‘We’re still here’: National Indigenous Peoples Day marked in Montreal with ceremony, celebration

“We’re still here,” says Ray Deer, a Mohawk elder from Kahnawake, marking National Indigenous Peoples Day Friday with a ceremony in Montreal that featured traditional dances and drumming. Alyssia Rubertucci reports.

Mohawk elders from Kahnawá:ke led a ceremony marking National Indigenous Peoples Day in Montreal Friday morning in the alleyway of the McCord Stewart Museum and celebrated with traditional dances and drumming.

“We come back to what we call Tiohtià:ke Montreal to make sure that we let people know that yes, this is our territory, it’s unceded territory,” said Ray Deer, a Mohawk elder from Kahnawá:ke.

“We are here and we’re going to be here in the future, that’s why we bring the young children, so they’ll carry on this tradition, they’ll know that this is their their land.”

National Indigenous Peoples Day ceremony in Montreal on June 21, 2024. (Alyssia Rubertucci, CityNews image)

There was a tobacco ceremony and a bonfire onsite.

“We light a fire at five in the morning for the sunrise,” said André Dudemaine, director, Land InSights, “so this is a connection at the longest day of the year. The fire on the ground is connected with the fire in the sky.”

The ceremony comes a day after Steven Guilbeault, the federal Minister of the Environment and Climate Change – who was on hand Friday –  announced an emergency order to protect the boreal caribou habitat in Quebec. The event itself was dedicated to the woodland caribou.

“We were preparing this ceremony when the announcement was made that finally, after years and years, we were waiting for it and now it happened,” Dudemaine said. “The federal government is taking the task to protect the land and to have a surrounding where the industrial activities will stop, to let the caribou live.”

National Indigenous Peoples Day ceremony in Montreal on June 21, 2024. (Alyssia Rubertucci, CityNews image)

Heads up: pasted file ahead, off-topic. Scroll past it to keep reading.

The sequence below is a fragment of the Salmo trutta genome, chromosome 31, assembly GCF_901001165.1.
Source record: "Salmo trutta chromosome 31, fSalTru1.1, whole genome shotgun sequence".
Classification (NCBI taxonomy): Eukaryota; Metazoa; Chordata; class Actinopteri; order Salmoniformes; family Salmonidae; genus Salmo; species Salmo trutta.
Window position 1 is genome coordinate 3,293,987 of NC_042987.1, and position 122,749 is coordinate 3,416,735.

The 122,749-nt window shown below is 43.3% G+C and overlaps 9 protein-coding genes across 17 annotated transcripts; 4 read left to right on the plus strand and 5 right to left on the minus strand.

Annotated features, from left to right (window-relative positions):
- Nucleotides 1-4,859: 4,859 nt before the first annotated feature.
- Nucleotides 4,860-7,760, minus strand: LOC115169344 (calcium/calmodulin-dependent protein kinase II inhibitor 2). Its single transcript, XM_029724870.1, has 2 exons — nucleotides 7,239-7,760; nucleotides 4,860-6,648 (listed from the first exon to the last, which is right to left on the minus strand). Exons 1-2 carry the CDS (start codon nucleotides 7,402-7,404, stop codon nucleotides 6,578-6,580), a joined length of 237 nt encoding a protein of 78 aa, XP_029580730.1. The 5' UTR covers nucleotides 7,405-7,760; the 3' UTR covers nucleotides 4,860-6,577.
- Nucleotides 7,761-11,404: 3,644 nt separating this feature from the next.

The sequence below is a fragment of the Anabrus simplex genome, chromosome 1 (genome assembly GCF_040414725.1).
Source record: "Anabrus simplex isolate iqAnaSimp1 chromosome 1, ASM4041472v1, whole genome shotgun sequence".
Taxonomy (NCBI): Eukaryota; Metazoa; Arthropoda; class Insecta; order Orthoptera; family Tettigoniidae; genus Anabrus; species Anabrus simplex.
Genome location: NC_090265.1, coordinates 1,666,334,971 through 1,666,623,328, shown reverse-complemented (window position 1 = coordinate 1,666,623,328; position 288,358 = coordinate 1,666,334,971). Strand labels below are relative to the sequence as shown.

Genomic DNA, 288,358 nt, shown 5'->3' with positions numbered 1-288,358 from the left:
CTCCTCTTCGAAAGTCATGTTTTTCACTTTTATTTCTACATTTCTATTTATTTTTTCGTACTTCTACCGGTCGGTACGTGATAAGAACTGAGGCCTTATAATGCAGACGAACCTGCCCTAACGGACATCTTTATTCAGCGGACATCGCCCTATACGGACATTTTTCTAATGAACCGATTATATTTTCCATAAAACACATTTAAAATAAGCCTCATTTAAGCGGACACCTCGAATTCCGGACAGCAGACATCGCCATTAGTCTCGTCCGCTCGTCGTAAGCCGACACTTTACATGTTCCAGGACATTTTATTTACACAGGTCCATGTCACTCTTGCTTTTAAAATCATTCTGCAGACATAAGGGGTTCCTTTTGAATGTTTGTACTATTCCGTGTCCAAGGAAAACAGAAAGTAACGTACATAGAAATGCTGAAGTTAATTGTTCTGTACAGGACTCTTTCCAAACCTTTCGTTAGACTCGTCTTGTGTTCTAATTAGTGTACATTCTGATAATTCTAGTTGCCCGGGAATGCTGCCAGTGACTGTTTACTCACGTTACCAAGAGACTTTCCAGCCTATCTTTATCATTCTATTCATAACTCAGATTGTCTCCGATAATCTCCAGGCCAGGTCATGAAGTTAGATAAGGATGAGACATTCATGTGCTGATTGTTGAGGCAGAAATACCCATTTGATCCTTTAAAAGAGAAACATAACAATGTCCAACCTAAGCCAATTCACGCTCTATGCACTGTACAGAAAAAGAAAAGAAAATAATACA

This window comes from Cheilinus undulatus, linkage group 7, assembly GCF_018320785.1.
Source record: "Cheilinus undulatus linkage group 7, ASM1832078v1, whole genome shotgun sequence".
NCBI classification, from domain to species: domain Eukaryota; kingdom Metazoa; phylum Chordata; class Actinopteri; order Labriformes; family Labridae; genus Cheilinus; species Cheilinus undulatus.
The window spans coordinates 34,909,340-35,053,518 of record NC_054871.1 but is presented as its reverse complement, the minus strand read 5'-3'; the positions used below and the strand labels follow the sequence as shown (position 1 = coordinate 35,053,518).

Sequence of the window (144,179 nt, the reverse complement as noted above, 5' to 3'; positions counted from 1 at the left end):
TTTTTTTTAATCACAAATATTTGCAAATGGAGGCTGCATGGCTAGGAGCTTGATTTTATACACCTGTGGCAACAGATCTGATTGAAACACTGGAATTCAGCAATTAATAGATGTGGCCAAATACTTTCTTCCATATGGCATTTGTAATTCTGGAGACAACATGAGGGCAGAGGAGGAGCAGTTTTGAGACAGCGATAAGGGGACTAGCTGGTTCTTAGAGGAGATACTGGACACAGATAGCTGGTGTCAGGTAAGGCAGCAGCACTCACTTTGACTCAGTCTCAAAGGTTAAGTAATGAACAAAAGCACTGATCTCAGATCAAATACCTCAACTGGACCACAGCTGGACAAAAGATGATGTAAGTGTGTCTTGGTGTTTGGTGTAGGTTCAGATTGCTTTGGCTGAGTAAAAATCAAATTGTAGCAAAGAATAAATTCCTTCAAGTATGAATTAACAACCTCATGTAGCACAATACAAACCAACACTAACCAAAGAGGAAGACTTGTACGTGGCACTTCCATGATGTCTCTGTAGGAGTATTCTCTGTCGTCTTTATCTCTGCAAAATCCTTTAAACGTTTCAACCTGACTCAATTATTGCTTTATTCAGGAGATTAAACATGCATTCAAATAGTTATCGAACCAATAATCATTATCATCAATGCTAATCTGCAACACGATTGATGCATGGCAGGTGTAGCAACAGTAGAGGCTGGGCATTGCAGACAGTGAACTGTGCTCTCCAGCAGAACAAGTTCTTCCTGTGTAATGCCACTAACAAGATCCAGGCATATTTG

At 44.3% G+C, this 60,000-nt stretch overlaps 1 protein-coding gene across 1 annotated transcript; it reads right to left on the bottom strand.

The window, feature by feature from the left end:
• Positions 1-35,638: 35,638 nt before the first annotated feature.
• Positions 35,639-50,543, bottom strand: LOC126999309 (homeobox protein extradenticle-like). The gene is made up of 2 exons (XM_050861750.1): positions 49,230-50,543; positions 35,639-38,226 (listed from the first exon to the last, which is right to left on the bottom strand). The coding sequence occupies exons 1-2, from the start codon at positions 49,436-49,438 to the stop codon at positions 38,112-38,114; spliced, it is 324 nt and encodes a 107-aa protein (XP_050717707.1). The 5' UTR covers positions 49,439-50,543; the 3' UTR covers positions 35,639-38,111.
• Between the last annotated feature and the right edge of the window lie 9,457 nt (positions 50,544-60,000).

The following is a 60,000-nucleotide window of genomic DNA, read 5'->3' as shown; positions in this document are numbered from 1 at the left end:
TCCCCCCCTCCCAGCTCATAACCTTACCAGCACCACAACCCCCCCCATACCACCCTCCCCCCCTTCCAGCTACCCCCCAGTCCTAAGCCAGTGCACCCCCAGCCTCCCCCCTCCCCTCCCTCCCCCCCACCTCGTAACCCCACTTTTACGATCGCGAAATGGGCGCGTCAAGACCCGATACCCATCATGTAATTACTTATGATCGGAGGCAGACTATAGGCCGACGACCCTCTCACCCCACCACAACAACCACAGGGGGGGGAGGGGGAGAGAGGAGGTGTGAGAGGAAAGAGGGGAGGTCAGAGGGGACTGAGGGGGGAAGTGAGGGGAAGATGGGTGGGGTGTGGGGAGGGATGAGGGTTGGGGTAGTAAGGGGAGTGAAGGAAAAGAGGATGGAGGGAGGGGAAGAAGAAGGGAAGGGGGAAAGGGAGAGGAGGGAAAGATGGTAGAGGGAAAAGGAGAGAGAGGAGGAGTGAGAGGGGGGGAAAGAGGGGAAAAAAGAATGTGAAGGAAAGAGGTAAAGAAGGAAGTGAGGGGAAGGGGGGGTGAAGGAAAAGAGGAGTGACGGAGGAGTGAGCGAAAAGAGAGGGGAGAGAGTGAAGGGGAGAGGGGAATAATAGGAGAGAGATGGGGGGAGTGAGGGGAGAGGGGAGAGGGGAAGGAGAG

National Indigenous Peoples Day ceremony in Montreal on June 21, 2024. (Alyssia Rubertucci, CityNews image)

But some want to see more action to protect the environment and Indigenous Peoples.

“Listen to us, we know what we’re talking about,” says Mohawk elder, Sedalia Kawennotas. “So many times we pass messages and people pretend they’re listening, but they’re not hearing. They’re not hearing that Mother Earth is in crisis.”

“Our people who are living on the streets, find them,” she added. “There’s buildings that are abandoned. Refurbish those and let the homeless have them.”

Montreal Mayor Valérie plante was also in attendance at the Friday ceremony and emphasized the importance of reconciliation and taking action.

“There’s action in the cultural field, economic field as well, so we’re always moving forward,” she said. “I invite all Montrealers to come on Peel Street to see the cultural installation that was put there to remind us of the presence of the Indigenous community here in Montreal before we came around.”

National Indigenous Peoples Day has been recognized at the federal level since 1996.

“In order to celebrate this this day for us, we come here and have fun do a dance and put our feet back on the island of Montreal and let them know it’s ours,” said Deer. “We’re still here.”

National Indigenous Peoples Day ceremony in Montreal on June 21, 2024. (Alyssia Rubertucci, CityNews image)

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